ORIGIN: Starting the Conversation

What is a Lifer?

10.07.13 by Ron Jantz
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noun informal

noun: lifer; plural noun: lifers

a person serving a life sentence in prison.

a person who spends their life in a particular career, esp. in one of the armed forces.

Who would of thought twenty-five years ago that I would be where I am today? I was about to graduate college, engaged to be married and had nothing to lose. That’s where I was, but I didn’t know where I was going. I had sent out resumes and was waiting for interviews. I had worked for a construction company and an engineering firm over my summer breaks but nothing that had promise of being a career. Then I received a phone call from Wallace Engineering in Tulsa. I had been to their office once for their annual open house but really didn’t know too much about who they were or what they did. I had an interview! Within a couple of weeks of that phone call, I interviewed with Tom Wallace. The interview went well and I was offered a position at Wallace Engineering, which I accepted. I felt this would be a great opportunity. Little did I know…

I started work two weeks after graduation. I knew a couple of people from college that were also working at Wallace. That made the transition into working at a full-time job a little easier. The people at Wallace were very friendly. Even though I was a new intern, they included me in all aspects of the company. I feel now that my experience then prepared me for the world of engineering and management. As time went by, my responsibilities increased and life was good. I was getting closer to being able to take my professional engineering exam. Others in the office had been taking and passing the exam and I was ready to reach that milestone as well.

Before I was eligible to take my exam, Tom Wallace announced that he was going to add partners to the firm. In order to be a principal at Wallace Engineering you have to have your engineering license. That sparked my interest. What did I want to do with my career?  Where did I see myself over the next several years? Did I want my own firm someday? I had to take this one step at a time. I had to get my license.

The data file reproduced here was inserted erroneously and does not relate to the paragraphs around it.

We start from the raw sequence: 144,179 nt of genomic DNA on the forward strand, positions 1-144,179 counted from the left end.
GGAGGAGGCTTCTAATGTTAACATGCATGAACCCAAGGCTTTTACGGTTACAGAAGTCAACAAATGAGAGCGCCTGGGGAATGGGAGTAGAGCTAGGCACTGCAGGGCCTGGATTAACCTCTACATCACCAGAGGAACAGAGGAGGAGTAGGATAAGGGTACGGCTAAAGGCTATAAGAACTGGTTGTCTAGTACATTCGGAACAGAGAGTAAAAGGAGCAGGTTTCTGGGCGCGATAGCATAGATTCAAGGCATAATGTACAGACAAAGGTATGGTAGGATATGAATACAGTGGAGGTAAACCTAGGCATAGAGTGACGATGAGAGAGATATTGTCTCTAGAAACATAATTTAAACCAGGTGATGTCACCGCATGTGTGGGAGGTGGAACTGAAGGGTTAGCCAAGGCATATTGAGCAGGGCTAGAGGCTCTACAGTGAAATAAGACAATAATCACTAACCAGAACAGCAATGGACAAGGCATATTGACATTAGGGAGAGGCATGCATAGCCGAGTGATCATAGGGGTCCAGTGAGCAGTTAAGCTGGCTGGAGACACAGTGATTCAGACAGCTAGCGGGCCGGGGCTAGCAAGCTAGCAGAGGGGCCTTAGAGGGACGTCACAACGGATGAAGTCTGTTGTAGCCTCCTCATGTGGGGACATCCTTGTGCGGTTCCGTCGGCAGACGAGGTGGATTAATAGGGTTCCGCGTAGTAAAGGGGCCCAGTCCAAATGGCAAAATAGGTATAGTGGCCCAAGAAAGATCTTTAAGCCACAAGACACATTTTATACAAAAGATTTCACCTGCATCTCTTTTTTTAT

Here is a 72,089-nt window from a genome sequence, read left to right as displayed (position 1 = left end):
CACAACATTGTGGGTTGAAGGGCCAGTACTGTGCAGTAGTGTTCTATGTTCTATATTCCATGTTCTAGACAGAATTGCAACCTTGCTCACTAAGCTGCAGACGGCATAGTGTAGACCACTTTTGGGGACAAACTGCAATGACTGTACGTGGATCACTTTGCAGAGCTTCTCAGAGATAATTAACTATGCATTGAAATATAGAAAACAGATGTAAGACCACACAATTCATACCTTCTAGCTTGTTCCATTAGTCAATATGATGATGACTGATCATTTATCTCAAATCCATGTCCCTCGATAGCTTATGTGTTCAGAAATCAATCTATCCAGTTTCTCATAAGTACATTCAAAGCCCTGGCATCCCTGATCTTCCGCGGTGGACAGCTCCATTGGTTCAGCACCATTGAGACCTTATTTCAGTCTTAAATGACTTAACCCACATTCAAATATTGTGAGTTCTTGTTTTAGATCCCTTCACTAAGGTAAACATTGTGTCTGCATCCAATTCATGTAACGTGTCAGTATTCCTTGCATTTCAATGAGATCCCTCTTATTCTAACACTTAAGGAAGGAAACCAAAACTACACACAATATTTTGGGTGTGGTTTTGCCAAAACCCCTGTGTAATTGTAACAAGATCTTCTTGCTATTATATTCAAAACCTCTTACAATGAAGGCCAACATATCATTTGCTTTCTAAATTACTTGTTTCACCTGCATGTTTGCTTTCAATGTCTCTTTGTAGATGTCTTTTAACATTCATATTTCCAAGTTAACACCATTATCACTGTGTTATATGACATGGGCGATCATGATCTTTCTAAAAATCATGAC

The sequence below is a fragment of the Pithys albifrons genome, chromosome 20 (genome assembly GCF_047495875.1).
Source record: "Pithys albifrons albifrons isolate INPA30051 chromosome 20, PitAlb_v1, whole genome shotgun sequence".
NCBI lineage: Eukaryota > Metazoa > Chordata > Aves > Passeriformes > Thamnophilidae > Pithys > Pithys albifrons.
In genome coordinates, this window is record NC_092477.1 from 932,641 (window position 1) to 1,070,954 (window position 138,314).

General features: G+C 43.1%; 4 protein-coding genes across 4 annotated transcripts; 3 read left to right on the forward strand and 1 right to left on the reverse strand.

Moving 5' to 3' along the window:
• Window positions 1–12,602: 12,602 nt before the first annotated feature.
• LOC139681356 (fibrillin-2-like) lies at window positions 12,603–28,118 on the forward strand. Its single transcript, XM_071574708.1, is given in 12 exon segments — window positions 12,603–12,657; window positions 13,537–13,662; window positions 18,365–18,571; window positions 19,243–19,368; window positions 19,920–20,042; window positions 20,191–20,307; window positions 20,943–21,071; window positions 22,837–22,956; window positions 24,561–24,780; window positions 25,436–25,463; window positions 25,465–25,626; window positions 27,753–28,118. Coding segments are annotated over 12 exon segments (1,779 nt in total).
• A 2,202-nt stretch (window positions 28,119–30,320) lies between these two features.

After I passed my exam my responsibilities increased even more. That’s what they should do. I started not only producing projects, but reviewing them. Next came scheduling projects and people. I had reached a point in my career where I felt like I could step out on my own, but did I want to? At this point my family had developed deep roots in the community with schools and church. We love living in Tulsa for many reasons but the “family” environment at Wallace Engineering seemed like it would be very difficult to duplicate anywhere else.

The next step in my career occurred when I was asked to become an associate in the firm. I was ecstatic! I had been working towards this as a goal for what seemed an eternity. I could hardly wait to tell my wife. She knew how much I wanted to be an associate and was as excited as I was. Being an associate meant more responsibility and more reward. I was working with some of the best principals and would do everything in my power to help them and the firm succeed. Principal, Brad Thurman, and I were working closely together at this point. We had a great friendship and working relationship. Together we were building strong relationships with our clients and doing everything we could to keep them happy. We continued to produce outstanding projects. As time passed, my aspirations increased to becoming a principal. I had to keep working hard. These are all signs of a “lifer” being cultivated.

Then one day out of the blue I was called to our conference room. Tom Wallace and Brad were in the room. They closed the door and started talking to me about how I was doing a good job for the firm. At that point they offered me the opportunity to join them.  I was asked to be a principal! My life was changed once again. I cannot imagine having a life-long career at any other firm in the world.

Wallace Engineering is like family to me. I have the best friends, partners and coworkers. I feel that I influence the lives of young engineers in our firm, just as Tom and Brad influenced mine. The future is bright.

This is the life of a “lifer” after 25 years. And here’s to the rest of this journey!

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Ron Jantz, PE


Ron received his Bachelor of Architectural Engineering from Oklahoma State University and is a licensed Professional Engineer in Arkansas, Connecticut, Louisiana, Michigan, Oklahoma and Texas….

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